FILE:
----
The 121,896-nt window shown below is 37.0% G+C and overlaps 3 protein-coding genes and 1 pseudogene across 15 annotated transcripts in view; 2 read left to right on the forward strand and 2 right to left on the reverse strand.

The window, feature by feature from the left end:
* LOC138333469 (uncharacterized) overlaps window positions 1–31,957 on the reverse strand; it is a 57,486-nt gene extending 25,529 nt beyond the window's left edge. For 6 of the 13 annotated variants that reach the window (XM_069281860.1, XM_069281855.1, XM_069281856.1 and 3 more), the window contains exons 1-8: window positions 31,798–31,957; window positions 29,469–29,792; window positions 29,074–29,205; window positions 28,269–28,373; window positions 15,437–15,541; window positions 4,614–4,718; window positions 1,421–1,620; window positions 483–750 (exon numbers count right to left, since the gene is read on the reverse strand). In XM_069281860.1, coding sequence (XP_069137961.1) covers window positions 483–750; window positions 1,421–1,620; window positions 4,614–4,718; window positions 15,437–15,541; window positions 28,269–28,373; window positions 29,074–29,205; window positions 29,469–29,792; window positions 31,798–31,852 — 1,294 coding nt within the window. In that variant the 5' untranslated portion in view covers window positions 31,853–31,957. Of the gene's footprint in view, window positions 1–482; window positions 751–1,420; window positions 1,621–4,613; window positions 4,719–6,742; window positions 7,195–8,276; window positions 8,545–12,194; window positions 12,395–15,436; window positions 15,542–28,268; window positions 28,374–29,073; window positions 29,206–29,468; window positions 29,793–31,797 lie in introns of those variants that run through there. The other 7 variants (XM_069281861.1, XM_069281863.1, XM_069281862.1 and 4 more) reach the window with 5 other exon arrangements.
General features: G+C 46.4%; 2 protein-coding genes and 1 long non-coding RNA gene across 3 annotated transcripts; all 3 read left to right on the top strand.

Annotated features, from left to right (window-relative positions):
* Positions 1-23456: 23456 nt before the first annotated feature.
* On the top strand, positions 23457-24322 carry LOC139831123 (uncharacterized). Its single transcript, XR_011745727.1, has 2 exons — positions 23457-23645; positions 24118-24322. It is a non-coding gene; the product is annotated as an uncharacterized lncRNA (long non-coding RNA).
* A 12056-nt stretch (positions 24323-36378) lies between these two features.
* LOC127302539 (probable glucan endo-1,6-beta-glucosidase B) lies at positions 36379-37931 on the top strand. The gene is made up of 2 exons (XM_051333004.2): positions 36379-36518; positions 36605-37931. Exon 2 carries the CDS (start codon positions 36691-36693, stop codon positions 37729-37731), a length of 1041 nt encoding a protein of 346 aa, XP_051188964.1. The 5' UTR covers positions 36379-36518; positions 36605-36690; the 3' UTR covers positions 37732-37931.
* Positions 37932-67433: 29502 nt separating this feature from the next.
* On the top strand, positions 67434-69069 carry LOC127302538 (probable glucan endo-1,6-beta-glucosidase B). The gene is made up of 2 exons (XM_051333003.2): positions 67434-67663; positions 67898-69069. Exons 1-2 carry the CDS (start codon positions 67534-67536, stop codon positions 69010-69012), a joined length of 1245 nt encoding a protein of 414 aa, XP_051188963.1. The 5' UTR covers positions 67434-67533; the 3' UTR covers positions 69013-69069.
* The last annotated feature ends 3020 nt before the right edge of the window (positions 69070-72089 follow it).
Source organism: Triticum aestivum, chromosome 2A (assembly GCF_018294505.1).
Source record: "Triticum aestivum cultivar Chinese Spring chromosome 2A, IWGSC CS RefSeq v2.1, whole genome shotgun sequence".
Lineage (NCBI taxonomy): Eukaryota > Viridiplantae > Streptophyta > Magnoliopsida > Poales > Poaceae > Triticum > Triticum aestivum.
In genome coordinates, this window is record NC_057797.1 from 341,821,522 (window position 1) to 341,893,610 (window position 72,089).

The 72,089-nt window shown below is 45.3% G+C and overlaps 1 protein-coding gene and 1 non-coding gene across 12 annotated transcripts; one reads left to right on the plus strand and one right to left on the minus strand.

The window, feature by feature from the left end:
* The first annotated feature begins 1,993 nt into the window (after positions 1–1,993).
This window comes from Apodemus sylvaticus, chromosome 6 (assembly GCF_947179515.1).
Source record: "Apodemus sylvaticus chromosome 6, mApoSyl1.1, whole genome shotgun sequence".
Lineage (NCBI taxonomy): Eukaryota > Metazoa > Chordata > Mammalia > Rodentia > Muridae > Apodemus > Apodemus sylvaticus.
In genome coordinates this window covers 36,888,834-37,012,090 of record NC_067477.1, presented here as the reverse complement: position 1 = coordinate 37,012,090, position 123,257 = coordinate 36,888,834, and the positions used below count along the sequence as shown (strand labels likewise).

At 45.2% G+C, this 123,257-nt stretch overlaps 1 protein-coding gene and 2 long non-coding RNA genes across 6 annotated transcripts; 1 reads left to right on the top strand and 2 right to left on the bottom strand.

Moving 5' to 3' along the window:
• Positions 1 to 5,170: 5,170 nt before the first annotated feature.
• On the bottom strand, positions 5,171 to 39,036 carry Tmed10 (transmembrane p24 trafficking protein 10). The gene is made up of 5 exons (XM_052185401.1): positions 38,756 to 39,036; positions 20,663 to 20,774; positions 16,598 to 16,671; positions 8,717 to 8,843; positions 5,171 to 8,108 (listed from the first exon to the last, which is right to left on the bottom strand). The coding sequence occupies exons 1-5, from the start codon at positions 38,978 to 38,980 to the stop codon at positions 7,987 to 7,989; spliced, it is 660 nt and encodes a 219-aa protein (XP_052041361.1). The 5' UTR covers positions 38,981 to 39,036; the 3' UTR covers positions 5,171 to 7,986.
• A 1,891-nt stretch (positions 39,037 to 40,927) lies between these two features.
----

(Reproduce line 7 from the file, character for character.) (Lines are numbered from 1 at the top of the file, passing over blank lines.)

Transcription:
* On the top strand, positions 23457-24322 carry LOC139831123 (uncharacterized). Its single transcript, XR_011745727.1, has 2 exons — positions 23457-23645; positions 24118-24322. It is a non-coding gene; the product is annotated as an uncharacterized lncRNA (long non-coding RNA).